(Editor’s note: News releases are published as submitted unless there are errors of fact.)
The City of Peoria is made up of 178 square miles and is home to over 172,000 residents. As we continue to grow and move our City into the future, I am often asked about important topics related to public safety, transportation, development, schools, and many others. With this in mind, I want to take some time each month to address a different subject that may be on the minds of our residents.
Q: Can you explain the 100-year of assured water supply guarantee?
A: As you have probably already seen in the news, Governor Ducey and the State Legislature passed the Drought Contingency Plan (DCP) just before the deadline on January 31st. This was an extensive process that began with many stakeholders more than a year ago and I am pleased they were able to reach an agreement.
It’s important to note that the DCP applies only to users of the Colorado River water that is transported through Central Arizona via the Central Arizona Project canal. The seven basin states that use that water source were all required by the Federal Government to provide new rules for prioritizing their water allocations amid the long-term drought affecting the River.
Protecting water in the desert has been a long-time priority for Arizona leaders. After years of hard, collective work, the Arizona Groundwater Management Act was ratified in 1980 to assure that anyone using groundwater must replace that same amount of groundwater back into the aquifer. A key piece of this legislation is the 100-year guarantee. This critical component of the 1980 Groundwater Management Act requires that new subdivisions in Maricopa County demonstrate a 100-year supply of water before any lot is sold.
Assured Water Supply
Peoria holds a Designation of Assured Water Supply, issued by the Arizona Department of Water Resources. The City has held a Designation of Assured Water Supply since 1997. It is periodically reviewed and updated, with the last update in 2010. You can view the Designation document here.
This Designation means that Peoria has water supplies that are physically, legally, and continuously available for 100 years. Peoria is part of an Active Management Area, which means we must meet the goals and codes of long-term water management as specified in the Management Plan, that the water quality meets all standards, and that the City has the financial resources to deliver that water. Those supplies are matched against the current, committed, and projected demand for the next 100 years. The supplies must exceed the demand and Peoria prudently plans for both. You can find more information on the Active Management Area and Plan here.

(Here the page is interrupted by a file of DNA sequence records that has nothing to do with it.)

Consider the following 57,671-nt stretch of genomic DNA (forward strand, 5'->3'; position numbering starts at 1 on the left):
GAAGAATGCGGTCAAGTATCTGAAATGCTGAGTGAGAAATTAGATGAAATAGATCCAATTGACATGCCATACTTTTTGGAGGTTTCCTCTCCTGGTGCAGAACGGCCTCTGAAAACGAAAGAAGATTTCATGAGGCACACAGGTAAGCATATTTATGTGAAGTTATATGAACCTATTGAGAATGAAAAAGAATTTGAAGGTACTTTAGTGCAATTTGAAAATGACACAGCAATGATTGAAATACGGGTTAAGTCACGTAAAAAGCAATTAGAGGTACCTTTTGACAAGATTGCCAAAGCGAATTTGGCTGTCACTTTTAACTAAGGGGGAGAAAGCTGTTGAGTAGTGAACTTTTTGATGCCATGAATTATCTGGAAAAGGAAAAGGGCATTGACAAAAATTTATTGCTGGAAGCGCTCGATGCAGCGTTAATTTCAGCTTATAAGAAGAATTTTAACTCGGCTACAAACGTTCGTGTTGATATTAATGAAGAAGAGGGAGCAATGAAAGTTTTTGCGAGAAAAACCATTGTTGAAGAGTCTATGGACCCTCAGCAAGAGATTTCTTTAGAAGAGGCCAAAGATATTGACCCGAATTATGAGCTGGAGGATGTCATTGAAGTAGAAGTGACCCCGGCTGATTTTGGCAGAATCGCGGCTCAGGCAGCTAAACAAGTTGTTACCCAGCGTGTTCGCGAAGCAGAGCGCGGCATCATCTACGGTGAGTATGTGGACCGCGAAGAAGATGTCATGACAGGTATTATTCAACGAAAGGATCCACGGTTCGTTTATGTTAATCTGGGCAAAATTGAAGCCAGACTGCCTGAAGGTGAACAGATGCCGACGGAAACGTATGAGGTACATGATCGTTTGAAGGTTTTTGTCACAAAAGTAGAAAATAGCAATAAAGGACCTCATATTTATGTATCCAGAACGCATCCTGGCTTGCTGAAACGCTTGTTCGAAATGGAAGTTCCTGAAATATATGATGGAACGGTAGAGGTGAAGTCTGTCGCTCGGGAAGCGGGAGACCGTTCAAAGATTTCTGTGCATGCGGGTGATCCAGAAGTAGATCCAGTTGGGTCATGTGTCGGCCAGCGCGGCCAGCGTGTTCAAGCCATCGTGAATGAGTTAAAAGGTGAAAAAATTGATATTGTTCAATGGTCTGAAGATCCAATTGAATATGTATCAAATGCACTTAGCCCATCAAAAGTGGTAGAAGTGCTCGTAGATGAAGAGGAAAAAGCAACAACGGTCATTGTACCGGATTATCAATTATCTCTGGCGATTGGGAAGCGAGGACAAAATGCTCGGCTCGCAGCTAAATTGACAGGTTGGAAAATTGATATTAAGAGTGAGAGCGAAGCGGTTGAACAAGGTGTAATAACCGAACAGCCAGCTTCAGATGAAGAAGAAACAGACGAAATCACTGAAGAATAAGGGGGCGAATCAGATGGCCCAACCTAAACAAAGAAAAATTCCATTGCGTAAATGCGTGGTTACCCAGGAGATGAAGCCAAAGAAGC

Diverse Water Portfolio
Peoria’s water resources portfolio is diverse and was acquired incrementally following decades of planning and foresight by City leaders. Peoria’s water resources are comprised of a variety of replenishable sources of water including Central Arizona Project (CAP) water, Salt River Project (SRP) water, and recovered (well) water. Collectively, these supplies provide the necessary redundancy, resiliency, and operational flexibility to ensure that Peoria continues to foster quality of life by meeting water demands well into the future.
Central Arizona Project: CAP water is the source of supply for roughly 40% of Peoria’s water. The CAP canal transports to Arizona Colorado River water that originally fell as snow in the Rocky Mountains. In addition to treating CAP water for potable uses, Peoria stores CAP water underground for use if CAP water supplies are curtailed.
Salt River Project: SRP water accounts for approximately 30% of Peoria’s supply. This water originates in a different watershed than the Colorado River watershed, in large part the mountains in northern Arizona. If SRP surface water were to run short, SRP has approximately 250 wells to offset the shortage.
Recovery Programs: Recovered water pumped from underground aquifers via wells constitutes over 20% of Peoria’s supply. Each year, Peoria stores more water underground than it recovers. This water is “banked”, just like a savings account for future use. Well water is part of Peoria’s reserve supply and serves as a buffer against shortages on either the CAP or SRP system and provides operational redundancy. If any source of supply is stressed, the remaining sources can be used to meet demands.
Water conservation is also part of our planning. Through conservation and finite planning, Arizona uses less water annually than it did forty years ago, despite our rapid population growth. Additionally, Peoria has become very good at reusing water for landscaping, parks and urban lakes.
Peoria also offers turf replacement incentives. Low water use plants can create a beautiful setting for any home, and yet limited turf still has its place. If you would like to learn more, visit our water conservation page here.
Peoria’s Designation of Assured Water Supply does indeed represent planning for the next century, so that this desert city can thrive in an arid environment.
I hope you find this information to be helpful. If you have any further questions about this topic, please do not hesitate to contact my office at 623-773-5133.